There is something about certain travel quotes that makes them get repeated ad infinitum on gite and holiday rental websites. For example:
“It’s like an unspoilt Tuscany or Provence, and I’d better shut up now or I’ll be responsible for spoiling it” was a brief comment describing the Lot-et-Garonne in an article in the Observer more than 10 years ago which has been repeated 100′s times since on local travel websites.
In the original article the following sentence started “But nothing is as perfect or as easy as it seems in your dreams” but that gets quoted rather less often…and the one after that started “Even down here it still rains“…again, not mentioned so often!
Likewise “Poitou-Charentes is the second sunniest region of France (after Provence)“. I can’t tell you how many times I’ve read that. It might even be true – although I would have guessed that Corsica is rather sunnier…
But why describe yourself as ‘like Tuscany’ or ‘second best after Provence’? Surely that just makes people want to go to Tuscany or Provence!
As someone who lives in Lot-et-Garonne I can confirm that it’s a lovely enough department without claiming to be something or somewhere else. I only wish I could describe it as well as Michel de Montaigne spoke of the Tuscany countryside in the 16th century:
“I left Florence after dinner, and passing the Arno left that river on the right…we proceeded along a lovely and richly fertile plain which produces among other things the finest melons that are grown in Tuscany. The best sort of melons are not ripe till about the middle of July and the very choicest are produced in Legnaia, three miles from Florence.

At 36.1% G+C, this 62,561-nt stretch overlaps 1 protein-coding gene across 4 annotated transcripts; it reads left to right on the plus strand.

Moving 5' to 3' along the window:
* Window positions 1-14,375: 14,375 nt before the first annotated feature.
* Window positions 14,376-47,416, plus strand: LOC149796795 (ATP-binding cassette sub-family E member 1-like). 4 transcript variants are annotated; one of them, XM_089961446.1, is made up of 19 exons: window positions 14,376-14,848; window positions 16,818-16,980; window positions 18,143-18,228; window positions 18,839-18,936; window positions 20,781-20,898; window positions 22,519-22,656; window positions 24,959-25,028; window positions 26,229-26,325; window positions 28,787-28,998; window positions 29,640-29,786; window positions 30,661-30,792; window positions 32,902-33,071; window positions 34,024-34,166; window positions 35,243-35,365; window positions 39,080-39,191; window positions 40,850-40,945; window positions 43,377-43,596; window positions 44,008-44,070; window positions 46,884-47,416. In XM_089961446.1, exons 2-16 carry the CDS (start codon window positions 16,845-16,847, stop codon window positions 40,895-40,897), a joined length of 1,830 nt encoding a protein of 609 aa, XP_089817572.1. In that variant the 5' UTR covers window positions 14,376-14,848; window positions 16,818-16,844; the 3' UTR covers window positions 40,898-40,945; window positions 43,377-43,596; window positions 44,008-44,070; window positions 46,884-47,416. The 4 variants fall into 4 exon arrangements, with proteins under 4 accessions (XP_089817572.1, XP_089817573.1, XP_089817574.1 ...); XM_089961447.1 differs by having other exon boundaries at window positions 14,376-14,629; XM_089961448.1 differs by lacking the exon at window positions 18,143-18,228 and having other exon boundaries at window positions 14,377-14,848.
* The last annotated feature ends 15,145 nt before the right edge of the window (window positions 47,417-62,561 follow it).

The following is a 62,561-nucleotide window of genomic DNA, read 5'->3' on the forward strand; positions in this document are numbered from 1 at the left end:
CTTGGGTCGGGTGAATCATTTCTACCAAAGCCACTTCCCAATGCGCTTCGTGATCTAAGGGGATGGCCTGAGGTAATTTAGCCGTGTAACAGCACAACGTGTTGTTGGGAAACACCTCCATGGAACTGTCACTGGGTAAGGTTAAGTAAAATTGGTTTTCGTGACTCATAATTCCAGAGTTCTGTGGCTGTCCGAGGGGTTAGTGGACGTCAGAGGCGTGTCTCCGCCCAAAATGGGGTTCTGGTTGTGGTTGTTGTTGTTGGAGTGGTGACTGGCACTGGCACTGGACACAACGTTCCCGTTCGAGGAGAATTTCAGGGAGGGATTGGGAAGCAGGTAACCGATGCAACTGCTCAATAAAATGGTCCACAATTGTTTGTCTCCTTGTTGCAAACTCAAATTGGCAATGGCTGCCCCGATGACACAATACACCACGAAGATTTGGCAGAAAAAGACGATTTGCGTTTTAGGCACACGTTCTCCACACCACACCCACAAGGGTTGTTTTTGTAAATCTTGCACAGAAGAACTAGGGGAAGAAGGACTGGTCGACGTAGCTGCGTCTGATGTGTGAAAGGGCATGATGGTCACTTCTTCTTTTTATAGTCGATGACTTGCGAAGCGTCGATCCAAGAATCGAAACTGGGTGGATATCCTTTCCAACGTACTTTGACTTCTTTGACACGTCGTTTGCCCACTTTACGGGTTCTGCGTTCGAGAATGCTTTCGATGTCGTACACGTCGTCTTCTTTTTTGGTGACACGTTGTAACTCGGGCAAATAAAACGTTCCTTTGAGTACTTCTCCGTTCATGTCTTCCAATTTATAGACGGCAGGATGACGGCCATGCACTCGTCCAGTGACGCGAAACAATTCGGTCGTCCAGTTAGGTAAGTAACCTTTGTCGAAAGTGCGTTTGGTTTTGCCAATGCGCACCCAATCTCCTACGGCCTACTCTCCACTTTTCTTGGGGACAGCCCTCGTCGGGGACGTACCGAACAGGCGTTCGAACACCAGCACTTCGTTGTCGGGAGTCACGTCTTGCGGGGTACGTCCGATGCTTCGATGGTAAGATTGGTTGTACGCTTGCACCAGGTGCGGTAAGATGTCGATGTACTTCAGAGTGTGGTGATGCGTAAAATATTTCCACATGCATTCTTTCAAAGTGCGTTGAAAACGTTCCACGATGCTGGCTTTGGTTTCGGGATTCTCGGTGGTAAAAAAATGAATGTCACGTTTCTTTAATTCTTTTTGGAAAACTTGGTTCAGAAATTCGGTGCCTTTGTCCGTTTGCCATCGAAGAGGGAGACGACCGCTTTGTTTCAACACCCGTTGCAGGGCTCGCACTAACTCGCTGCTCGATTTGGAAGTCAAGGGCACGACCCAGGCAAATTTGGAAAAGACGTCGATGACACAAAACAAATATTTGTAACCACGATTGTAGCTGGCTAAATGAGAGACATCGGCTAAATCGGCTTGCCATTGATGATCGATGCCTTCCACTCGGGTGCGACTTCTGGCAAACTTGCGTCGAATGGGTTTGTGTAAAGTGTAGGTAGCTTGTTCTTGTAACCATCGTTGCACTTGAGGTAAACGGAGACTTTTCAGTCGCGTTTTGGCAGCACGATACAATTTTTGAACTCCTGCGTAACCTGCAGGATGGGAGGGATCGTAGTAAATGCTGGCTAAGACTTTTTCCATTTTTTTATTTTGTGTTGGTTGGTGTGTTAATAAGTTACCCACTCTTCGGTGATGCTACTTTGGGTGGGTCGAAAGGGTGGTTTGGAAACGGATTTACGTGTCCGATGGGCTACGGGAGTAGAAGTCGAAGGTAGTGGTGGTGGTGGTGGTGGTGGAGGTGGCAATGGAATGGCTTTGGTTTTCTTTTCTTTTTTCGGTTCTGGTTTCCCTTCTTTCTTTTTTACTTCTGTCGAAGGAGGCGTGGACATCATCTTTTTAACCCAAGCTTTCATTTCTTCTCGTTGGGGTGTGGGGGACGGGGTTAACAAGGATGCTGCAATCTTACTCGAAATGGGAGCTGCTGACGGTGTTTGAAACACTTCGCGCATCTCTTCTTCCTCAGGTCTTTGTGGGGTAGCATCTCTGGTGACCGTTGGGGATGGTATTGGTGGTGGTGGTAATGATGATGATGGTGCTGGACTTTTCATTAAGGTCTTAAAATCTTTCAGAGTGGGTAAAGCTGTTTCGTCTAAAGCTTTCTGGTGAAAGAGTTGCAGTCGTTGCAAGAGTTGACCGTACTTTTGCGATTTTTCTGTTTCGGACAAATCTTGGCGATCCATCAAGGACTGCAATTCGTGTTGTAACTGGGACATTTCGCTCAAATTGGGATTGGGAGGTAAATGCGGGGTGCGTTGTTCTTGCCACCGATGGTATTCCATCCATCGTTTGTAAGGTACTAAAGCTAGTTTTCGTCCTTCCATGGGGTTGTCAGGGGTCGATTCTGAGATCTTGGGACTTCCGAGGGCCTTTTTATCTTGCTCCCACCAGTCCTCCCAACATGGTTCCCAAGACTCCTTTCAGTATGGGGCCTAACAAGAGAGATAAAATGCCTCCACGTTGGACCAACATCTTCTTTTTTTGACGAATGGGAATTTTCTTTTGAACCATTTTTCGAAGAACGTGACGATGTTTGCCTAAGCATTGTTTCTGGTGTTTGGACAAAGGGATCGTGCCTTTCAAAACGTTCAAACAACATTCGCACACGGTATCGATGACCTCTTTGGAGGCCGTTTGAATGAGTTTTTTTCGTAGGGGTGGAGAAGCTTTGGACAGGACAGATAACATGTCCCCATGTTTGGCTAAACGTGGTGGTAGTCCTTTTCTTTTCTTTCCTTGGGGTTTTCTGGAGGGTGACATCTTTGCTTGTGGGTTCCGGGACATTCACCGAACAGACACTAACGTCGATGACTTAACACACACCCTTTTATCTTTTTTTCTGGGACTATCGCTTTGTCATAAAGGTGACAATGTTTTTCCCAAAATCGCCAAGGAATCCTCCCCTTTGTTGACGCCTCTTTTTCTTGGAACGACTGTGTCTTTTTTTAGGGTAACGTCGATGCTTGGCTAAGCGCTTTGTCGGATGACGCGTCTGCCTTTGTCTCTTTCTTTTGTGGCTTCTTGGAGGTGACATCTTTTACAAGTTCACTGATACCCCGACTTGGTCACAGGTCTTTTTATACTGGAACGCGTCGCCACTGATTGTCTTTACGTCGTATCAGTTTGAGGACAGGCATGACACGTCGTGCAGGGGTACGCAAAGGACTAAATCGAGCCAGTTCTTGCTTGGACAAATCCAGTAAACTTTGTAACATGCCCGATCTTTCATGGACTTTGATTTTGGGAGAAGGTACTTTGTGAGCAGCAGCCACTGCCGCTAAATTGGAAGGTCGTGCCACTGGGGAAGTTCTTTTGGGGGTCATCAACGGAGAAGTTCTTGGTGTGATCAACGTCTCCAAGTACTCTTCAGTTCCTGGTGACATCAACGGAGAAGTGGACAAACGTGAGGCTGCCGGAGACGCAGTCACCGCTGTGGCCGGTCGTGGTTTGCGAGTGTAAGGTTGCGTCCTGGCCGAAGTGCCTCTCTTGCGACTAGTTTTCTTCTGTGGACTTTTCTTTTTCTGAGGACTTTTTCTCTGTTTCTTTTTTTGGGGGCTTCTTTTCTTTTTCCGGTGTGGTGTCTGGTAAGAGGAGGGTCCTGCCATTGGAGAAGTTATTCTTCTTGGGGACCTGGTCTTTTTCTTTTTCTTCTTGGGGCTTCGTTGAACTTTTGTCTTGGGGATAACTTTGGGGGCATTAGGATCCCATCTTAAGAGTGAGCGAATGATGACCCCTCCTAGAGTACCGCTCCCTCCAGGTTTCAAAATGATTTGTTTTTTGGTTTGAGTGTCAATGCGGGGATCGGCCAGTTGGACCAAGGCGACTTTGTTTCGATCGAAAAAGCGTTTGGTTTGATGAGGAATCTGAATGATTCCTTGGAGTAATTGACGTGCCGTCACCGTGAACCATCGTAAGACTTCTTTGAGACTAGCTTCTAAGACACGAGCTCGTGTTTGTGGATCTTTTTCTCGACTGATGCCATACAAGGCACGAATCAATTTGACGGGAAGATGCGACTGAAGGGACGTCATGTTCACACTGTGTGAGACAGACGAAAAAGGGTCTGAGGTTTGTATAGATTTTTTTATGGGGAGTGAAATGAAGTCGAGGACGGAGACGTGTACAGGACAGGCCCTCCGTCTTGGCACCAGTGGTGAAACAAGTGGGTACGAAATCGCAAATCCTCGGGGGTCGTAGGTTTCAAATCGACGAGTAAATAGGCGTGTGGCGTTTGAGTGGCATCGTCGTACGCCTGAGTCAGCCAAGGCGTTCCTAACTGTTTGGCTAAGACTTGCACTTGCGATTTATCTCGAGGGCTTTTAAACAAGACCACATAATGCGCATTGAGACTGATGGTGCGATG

Our route continued through splendid open country with castles, gentlemen’s seats and villages almost the whole way along.
I was struck by three things: first, seeing all the people of the district working on Sundays getting in the harvest; secondly with seeing the peasantry after their day’s labour sitting with lutes in their hands and their fair ones beside them reciting the stanzas of Ariosto (this is to be seen in every part of Italy); and thirdly with finding that they left corn out in the fields without any worry of its being stolen”
(Many thanks to our Italian correspondent who used this quote when describing Empoli for us.)
Who said the old days were a time of struggle and misery? It all sounds rather idyllic to me
Unfortunately not once in Lot-et-Garonne, or elsewhere in France, have I seen peasants sitting playing the lute while their loved ones sang them romantic songs (if you have please send me a photo). But I have seen people working on Sundays and hay bales left out in fields, so two out of three is not too bad.
And my guess is that even in Tuscany lute players are pretty thin on the ground nowadays…